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The Written Word June 2008

Should You Use Lie or Lay in that Sentence?


Do you freeze when it comes time to write lie or lay, never sure which is right? If so, you're not alone. Most of us have stopped mid-sentence, unsure of the correct verb, grumbled about the language, and then reached for the dictionary.


Misuse lay for lie when speaking, and your audience will understand the meaning.  The error, if noticed, is soon forgotten.  As a writer, however, you can't afford mistakes in your manuscript.  While grammatical errors are permissible in dialogue for the sake of realism, you would not want your highly educated character to make one, and your narrative paragraphs should be error free.


Here are some examples to help clear up the confusion:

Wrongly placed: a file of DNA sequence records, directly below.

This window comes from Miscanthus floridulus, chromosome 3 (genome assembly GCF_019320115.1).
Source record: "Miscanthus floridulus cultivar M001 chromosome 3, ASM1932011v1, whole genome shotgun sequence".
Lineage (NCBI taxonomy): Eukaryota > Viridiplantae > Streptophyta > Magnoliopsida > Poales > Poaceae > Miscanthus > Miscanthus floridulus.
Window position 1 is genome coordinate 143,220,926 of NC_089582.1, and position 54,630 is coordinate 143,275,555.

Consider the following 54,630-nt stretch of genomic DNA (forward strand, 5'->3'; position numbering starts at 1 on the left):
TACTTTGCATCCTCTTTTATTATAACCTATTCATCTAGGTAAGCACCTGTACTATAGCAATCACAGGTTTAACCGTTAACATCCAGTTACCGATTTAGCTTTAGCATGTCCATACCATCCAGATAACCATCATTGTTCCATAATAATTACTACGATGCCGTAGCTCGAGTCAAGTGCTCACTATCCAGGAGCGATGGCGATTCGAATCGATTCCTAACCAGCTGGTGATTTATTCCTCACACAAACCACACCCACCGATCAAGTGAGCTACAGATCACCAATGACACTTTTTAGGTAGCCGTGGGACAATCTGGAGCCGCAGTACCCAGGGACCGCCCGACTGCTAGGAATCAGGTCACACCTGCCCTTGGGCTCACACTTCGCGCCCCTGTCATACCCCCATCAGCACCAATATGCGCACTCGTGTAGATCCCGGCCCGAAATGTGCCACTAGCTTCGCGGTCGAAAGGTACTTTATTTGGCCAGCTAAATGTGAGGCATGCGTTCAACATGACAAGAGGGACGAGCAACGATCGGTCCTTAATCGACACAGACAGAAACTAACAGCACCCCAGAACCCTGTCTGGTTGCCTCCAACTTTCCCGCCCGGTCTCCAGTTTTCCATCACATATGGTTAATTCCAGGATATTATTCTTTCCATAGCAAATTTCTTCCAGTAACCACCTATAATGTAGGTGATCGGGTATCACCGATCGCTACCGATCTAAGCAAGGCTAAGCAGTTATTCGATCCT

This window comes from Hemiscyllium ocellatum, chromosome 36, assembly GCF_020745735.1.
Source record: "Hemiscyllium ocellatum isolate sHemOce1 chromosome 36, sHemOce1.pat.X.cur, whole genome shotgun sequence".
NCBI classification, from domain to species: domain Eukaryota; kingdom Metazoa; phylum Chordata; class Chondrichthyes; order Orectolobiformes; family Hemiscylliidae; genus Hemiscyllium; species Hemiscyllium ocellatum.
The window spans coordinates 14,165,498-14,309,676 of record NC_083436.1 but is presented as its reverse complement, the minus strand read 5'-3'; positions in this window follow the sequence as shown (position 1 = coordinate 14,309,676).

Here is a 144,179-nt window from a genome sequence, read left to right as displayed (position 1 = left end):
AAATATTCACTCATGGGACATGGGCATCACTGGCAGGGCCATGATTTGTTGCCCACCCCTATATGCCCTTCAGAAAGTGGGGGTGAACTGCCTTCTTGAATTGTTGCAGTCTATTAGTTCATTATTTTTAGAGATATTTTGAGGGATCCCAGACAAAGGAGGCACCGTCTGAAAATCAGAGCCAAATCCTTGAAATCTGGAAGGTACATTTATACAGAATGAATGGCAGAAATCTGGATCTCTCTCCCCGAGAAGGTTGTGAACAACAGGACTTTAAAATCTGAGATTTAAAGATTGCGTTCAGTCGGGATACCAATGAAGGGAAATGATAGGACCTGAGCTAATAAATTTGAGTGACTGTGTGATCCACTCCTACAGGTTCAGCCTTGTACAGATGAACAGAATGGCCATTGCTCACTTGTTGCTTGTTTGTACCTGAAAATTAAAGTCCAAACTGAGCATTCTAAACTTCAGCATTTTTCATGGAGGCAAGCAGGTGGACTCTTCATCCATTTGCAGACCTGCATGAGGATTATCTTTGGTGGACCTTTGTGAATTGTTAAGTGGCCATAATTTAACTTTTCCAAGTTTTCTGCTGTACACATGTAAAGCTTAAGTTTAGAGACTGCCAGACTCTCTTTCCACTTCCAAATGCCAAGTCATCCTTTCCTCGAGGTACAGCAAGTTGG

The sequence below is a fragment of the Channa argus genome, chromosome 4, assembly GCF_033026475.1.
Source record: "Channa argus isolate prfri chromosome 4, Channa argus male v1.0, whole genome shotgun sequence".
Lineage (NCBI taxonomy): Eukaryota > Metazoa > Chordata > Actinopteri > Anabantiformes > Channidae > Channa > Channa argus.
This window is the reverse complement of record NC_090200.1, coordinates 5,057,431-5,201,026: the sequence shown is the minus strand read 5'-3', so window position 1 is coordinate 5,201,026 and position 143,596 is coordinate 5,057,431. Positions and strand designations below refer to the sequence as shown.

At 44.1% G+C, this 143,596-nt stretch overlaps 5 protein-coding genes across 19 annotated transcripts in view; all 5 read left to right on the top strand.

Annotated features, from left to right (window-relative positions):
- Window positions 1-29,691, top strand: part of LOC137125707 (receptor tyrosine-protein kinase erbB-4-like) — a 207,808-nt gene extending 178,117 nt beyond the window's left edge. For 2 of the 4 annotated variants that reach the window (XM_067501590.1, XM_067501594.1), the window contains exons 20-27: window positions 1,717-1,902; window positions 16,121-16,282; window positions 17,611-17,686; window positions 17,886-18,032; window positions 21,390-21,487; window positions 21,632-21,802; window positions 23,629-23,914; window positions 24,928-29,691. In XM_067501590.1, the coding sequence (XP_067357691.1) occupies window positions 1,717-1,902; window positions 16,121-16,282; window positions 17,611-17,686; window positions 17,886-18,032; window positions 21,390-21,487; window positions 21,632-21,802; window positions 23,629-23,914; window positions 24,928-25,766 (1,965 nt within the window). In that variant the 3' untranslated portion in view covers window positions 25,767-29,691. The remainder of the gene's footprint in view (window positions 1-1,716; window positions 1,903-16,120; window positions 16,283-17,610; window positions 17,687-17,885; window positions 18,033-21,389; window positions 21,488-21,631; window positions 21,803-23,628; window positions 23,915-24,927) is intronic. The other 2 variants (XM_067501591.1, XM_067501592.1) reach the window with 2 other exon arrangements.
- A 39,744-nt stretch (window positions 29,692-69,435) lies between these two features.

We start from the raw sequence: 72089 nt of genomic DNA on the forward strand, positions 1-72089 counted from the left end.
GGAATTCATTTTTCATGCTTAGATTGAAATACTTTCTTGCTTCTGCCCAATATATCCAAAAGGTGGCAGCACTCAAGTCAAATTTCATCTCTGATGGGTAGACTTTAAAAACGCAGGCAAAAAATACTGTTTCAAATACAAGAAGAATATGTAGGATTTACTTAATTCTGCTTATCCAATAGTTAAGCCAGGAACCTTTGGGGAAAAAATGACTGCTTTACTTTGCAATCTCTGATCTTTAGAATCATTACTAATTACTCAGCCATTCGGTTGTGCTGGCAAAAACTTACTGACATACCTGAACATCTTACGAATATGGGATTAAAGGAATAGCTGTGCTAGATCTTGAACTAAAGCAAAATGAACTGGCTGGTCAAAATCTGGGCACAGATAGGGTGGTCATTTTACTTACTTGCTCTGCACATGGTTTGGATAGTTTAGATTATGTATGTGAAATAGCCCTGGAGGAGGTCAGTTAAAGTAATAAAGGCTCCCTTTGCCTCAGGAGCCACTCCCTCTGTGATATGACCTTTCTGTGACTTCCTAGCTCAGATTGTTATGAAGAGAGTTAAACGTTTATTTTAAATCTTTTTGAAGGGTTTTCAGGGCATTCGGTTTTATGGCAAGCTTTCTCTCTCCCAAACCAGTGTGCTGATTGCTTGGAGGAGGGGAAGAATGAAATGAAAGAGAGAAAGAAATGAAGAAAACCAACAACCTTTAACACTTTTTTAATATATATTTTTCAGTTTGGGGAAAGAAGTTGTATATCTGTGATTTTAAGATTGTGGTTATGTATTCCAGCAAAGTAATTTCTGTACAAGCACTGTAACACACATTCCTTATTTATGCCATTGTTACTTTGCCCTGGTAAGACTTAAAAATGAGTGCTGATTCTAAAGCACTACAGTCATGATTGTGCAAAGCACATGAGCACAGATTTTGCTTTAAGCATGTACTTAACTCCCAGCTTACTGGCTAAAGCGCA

To Lay means to put something down.

I lay (or I am laying) the book on the table.

Yesterday, I laid two books on the table.

They have been laying there a long time.


To Lie means to recline or rest. 

I lie on the sofa (I am lying there.)

Yesterday, I lay there all day. 

I have lain on that old sofa many times.

You don't look well.  Perhaps you should lie down.


To lay as it applies to chickens

Hens lay eggs.  (My hens are laying.)

They laid eggs yesterday.

I hope they will lay again tomorrow.

They have laid eggs all summer.


To lie as it pertains to liars

She lies all the time.  You can’t believe a thing she says.

She lied to me yesterday.

I caught her lying to my brother last week.

She has been lying since the day she learned to speak.


A final word of warning: Never depend on your word processor to catch errors with these verbs. According to grammar check, "My hens are lying" is proper, but no one has ever been lied to by a chicken.